Thomas Carlyle’s overly weaned motif that history is boiled down to great men is in need of revision; for how does one make sense of Israel?
When Irving Kristol arrived in Jerusalem to deliver a lecture titled ‘On the political stupidity of the Jews’ many pondered the relevancy of his chosen topic. Like Richard Feynman’s infamous ‘There’s plenty of room at the bottom’ lecture, both faculty, administration and students ignored it, for thinking its application severely parochial. In Feynman’s case, the idea was extreme (digital, atomic) miniaturization; in realty, his audience thought his chosen topic referred to adjunct teaching. Both scored resoundingly well in foresight.
Given the depth of our current domestic and foreign challenges, I would mine the character of these men and their distinct achievements to discern how best to meet our present challenges. For Kristol, the solution to Israeli identity and national trajectory lay in its ability to absorb and apply lessons from Thucydides on the realities of power, from Adam Smith on the intrinsically ethical nature of economic liberty, from Edmund Burke an ability to discern opposing trends between politics and irreconcilable domestic political tradition(s); finally, from Tocqueville, on the need to discern satanic, genocidal trends that lay inert in democratic polities.
However, it remains to be mined how Jewish tradition, especially its Roman and Greek challenge spoke to Jewish polity about identity, mission and foreign threats. That ruse continues, albeit differently today. Somewhere deep in Ukrainian, Lithuanian or Polish eastern European philosophical tradition lay keys yet to be discerned on how best Jewish religious identity can surmount the social challenge of modernity. The truth is difficult to say, but rabbinic Judaism has had very little to offer those seeking to surmount the political crisis that envelopes Israel, post Oslo Accord.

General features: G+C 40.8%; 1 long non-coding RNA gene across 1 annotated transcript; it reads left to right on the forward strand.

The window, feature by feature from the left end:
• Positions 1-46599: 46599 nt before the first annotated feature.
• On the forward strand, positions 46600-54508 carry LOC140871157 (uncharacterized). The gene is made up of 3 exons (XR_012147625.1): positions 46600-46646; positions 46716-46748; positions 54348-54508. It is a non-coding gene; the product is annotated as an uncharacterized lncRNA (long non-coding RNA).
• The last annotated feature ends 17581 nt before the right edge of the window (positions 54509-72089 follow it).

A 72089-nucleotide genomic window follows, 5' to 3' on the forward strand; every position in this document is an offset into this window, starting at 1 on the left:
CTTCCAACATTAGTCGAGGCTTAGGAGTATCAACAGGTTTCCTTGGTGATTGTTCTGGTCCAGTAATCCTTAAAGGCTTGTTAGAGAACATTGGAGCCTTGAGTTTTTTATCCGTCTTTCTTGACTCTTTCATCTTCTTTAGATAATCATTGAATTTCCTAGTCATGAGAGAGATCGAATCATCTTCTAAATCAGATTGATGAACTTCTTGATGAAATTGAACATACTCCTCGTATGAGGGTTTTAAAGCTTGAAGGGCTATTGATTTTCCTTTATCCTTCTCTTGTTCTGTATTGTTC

Israel today flourishes.
It has survived the lie animating entire fiefdoms at State Department and Islamic civilization at large, namely that peace would be achieved IF Israel conceited ground favorable to Arab proxies: Palestinians.
It has now come to pass.
The knifings around the Temple Mount in Old Jerusalem reveal a deeply troubling mindset, one that has finally turned inward, and retreated from the only position favorable to Arab self-determination, namely politics. Hundreds of millions of dollars gone, Abbas and his unelected henchmen straddle an irreconcilable reality; it’s over, and the Jews after Oslo have moved on toward building an indigenous Israeli political tradition, a reinvigorated Jewish nationalism, one alloyed outside rabbinic sources. What has Abbas built? Even with global patronage Palestinians never built institutions necessary for a peaceful state. No rule of law, no room for civil society and its ‘little platoons’ (the term is Burkes), no means to measure public sentiment as electoral. Under these circumstances, the notion of a two state solution has become delusional. With the death of the Israeli anti-war movement under the reign of Ehud Barack, Israeli’s are fortified in acknowledging permanent irreconcilability between western and Islamic revolutionary mores. The Israeli’s have moved on, returning to Ben-Gurion’s insight that Jerusalem should pursue active diplomatic, bilateral relations in its regional periphery throughout Islamic nation states and African continents.
What does all this mean?
It means that Israel, alone in an Islamic neighborhood, must continue to build formal alliances with those on its periphery. It means, preemptive war. It means cleaning up the neighborhood. In a word: leadership. While it sells desalinization plants to Riyadh, builds envious world class air defense systems, and runs the world’s best educational facilities for Arab Israeli’s to enjoy, it lives on, each day fortifying Reagan’s polite admonition: peace through strength!